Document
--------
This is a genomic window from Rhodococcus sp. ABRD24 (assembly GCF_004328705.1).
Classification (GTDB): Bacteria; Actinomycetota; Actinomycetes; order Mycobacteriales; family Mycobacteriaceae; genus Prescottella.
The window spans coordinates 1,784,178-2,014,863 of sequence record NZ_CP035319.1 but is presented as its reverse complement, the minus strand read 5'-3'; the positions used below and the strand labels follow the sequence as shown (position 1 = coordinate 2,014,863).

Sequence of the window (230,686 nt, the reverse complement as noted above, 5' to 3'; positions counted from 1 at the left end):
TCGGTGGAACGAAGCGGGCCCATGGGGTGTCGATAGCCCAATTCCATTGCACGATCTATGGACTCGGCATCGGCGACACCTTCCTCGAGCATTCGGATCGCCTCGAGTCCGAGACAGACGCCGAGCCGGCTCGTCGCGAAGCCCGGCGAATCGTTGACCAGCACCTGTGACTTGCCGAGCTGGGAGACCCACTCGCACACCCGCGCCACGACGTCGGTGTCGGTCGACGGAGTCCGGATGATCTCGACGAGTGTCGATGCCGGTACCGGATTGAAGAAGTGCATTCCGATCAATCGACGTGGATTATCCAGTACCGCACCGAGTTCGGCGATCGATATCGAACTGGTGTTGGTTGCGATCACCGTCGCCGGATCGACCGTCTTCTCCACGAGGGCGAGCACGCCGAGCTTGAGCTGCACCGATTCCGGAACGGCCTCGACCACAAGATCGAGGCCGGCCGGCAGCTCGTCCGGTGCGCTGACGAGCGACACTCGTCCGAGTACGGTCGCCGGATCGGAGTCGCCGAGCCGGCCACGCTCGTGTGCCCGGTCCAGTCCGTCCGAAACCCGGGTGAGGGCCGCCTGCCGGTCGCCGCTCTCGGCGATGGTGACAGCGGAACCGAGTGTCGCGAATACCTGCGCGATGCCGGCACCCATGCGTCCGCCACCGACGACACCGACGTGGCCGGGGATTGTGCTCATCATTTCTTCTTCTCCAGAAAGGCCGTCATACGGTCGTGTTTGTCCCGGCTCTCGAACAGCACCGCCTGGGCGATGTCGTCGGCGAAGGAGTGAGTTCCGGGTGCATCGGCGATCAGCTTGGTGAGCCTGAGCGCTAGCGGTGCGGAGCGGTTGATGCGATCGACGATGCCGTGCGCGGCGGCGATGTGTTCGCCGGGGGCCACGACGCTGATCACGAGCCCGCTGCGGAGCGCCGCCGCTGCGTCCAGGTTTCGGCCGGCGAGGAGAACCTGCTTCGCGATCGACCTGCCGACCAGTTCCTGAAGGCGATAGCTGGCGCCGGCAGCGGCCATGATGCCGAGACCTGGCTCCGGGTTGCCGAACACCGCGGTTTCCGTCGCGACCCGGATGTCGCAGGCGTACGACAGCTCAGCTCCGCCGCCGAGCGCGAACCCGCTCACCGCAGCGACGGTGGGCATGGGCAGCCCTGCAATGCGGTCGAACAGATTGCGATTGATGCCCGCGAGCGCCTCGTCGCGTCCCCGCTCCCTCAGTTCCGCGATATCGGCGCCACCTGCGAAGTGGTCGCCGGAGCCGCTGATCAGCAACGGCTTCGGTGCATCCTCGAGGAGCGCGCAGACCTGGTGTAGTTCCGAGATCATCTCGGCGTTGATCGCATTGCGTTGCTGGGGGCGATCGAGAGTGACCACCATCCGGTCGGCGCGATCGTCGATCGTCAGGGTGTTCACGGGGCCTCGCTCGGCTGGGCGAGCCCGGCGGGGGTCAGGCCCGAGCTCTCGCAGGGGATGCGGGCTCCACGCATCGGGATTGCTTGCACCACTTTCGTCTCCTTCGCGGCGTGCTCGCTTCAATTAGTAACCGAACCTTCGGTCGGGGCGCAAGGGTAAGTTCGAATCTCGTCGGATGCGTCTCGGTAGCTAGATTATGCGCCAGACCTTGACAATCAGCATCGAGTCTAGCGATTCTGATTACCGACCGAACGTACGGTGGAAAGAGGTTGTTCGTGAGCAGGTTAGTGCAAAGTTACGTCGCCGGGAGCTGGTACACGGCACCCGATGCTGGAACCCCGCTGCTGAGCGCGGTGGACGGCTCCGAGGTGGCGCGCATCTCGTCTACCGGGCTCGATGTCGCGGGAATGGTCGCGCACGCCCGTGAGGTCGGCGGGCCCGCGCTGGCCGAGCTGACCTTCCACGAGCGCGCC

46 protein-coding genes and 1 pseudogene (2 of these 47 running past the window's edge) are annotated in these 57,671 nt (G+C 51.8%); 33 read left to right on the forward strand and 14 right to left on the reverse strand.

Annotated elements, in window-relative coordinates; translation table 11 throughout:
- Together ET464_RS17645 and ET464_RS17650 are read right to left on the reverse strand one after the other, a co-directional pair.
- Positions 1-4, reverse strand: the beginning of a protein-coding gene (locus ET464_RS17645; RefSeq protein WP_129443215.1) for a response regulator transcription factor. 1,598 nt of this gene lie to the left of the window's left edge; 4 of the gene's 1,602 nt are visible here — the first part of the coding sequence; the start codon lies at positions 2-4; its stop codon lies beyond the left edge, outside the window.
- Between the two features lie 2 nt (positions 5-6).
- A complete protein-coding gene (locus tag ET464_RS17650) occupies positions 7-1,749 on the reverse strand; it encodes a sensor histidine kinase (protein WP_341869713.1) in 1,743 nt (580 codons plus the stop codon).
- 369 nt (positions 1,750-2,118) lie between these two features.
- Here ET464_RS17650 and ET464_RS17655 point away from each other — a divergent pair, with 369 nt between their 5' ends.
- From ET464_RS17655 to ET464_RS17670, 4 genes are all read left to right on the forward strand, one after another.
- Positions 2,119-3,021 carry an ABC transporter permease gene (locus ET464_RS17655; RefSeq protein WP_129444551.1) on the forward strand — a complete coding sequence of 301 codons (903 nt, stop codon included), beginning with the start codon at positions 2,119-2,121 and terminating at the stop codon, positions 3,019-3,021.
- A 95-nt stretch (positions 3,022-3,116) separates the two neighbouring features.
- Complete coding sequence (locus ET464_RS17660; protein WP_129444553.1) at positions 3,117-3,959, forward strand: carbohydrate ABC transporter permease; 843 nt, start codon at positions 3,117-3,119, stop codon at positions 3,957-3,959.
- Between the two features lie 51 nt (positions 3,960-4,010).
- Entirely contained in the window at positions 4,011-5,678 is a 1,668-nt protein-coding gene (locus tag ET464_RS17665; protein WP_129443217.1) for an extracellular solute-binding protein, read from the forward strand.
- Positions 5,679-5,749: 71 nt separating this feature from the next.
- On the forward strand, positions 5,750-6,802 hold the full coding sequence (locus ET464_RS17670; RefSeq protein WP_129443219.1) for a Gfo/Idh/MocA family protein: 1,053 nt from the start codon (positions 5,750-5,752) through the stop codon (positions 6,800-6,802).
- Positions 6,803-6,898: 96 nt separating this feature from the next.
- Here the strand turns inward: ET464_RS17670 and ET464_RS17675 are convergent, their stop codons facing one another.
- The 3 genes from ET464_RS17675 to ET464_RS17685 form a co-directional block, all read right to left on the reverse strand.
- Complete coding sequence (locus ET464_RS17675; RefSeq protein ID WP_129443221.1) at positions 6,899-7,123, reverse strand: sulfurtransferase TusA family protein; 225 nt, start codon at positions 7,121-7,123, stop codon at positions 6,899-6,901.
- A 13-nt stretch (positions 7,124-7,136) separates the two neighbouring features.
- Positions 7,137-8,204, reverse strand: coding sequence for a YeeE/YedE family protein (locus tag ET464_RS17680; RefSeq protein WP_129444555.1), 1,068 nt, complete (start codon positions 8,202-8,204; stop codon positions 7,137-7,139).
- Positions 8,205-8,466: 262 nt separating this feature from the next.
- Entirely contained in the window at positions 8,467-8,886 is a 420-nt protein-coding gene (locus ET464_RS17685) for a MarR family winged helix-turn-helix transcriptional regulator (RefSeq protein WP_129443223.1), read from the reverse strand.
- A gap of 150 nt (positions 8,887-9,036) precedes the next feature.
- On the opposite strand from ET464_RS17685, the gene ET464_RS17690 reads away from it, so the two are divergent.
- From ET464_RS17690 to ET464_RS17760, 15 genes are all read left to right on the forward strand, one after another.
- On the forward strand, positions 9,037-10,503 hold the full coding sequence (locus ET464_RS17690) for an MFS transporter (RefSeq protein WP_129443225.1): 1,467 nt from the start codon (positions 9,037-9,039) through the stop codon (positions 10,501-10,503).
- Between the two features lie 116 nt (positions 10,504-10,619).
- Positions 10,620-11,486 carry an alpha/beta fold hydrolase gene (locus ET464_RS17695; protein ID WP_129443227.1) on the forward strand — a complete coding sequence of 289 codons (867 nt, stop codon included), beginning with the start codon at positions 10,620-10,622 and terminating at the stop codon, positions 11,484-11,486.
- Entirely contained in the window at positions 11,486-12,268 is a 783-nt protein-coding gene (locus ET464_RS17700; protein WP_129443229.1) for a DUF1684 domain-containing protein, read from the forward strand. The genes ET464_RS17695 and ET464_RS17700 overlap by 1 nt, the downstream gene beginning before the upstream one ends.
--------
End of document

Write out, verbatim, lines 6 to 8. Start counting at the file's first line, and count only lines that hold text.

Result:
46 protein-coding genes and 1 pseudogene (2 of these 47 running past the window's edge) are annotated in these 57,671 nt (G+C 51.8%); 33 read left to right on the forward strand and 14 right to left on the reverse strand.

Annotated elements, in window-relative coordinates; translation table 11 throughout:
- Together ET464_RS17645 and ET464_RS17650 are read right to left on the reverse strand one after the other, a co-directional pair.